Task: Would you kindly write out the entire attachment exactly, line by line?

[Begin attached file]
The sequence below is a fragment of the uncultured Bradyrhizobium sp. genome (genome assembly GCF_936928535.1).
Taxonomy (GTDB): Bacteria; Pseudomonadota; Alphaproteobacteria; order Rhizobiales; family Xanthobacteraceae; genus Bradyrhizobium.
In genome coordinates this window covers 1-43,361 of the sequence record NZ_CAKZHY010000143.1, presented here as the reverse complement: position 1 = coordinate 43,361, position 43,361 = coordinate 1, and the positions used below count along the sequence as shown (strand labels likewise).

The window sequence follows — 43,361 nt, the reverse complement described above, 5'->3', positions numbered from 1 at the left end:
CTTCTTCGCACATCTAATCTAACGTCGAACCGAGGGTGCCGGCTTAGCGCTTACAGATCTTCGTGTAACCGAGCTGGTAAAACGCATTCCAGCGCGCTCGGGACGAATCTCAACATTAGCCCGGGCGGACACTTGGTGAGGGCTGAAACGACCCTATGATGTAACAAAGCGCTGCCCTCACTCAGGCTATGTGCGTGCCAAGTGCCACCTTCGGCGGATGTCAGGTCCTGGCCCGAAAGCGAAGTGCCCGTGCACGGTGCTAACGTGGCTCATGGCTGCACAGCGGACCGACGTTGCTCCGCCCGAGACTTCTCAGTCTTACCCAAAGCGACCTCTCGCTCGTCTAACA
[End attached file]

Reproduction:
The sequence below is a fragment of the uncultured Bradyrhizobium sp. genome (genome assembly GCF_936928535.1).
Taxonomy (GTDB): Bacteria; Pseudomonadota; Alphaproteobacteria; order Rhizobiales; family Xanthobacteraceae; genus Bradyrhizobium.
In genome coordinates this window covers 1-43,361 of the sequence record NZ_CAKZHY010000143.1, presented here as the reverse complement: position 1 = coordinate 43,361, position 43,361 = coordinate 1, and the positions used below count along the sequence as shown (strand labels likewise).

The window sequence follows — 43,361 nt, the reverse complement described above, 5'->3', positions numbered from 1 at the left end:
CTTCTTCGCACATCTAATCTAACGTCGAACCGAGGGTGCCGGCTTAGCGCTTACAGATCTTCGTGTAACCGAGCTGGTAAAACGCATTCCAGCGCGCTCGGGACGAATCTCAACATTAGCCCGGGCGGACACTTGGTGAGGGCTGAAACGACCCTATGATGTAACAAAGCGCTGCCCTCACTCAGGCTATGTGCGTGCCAAGTGCCACCTTCGGCGGATGTCAGGTCCTGGCCCGAAAGCGAAGTGCCCGTGCACGGTGCTAACGTGGCTCATGGCTGCACAGCGGACCGACGTTGCTCCGCCCGAGACTTCTCAGTCTTACCCAAAGCGACCTCTCGCTCGTCTAACA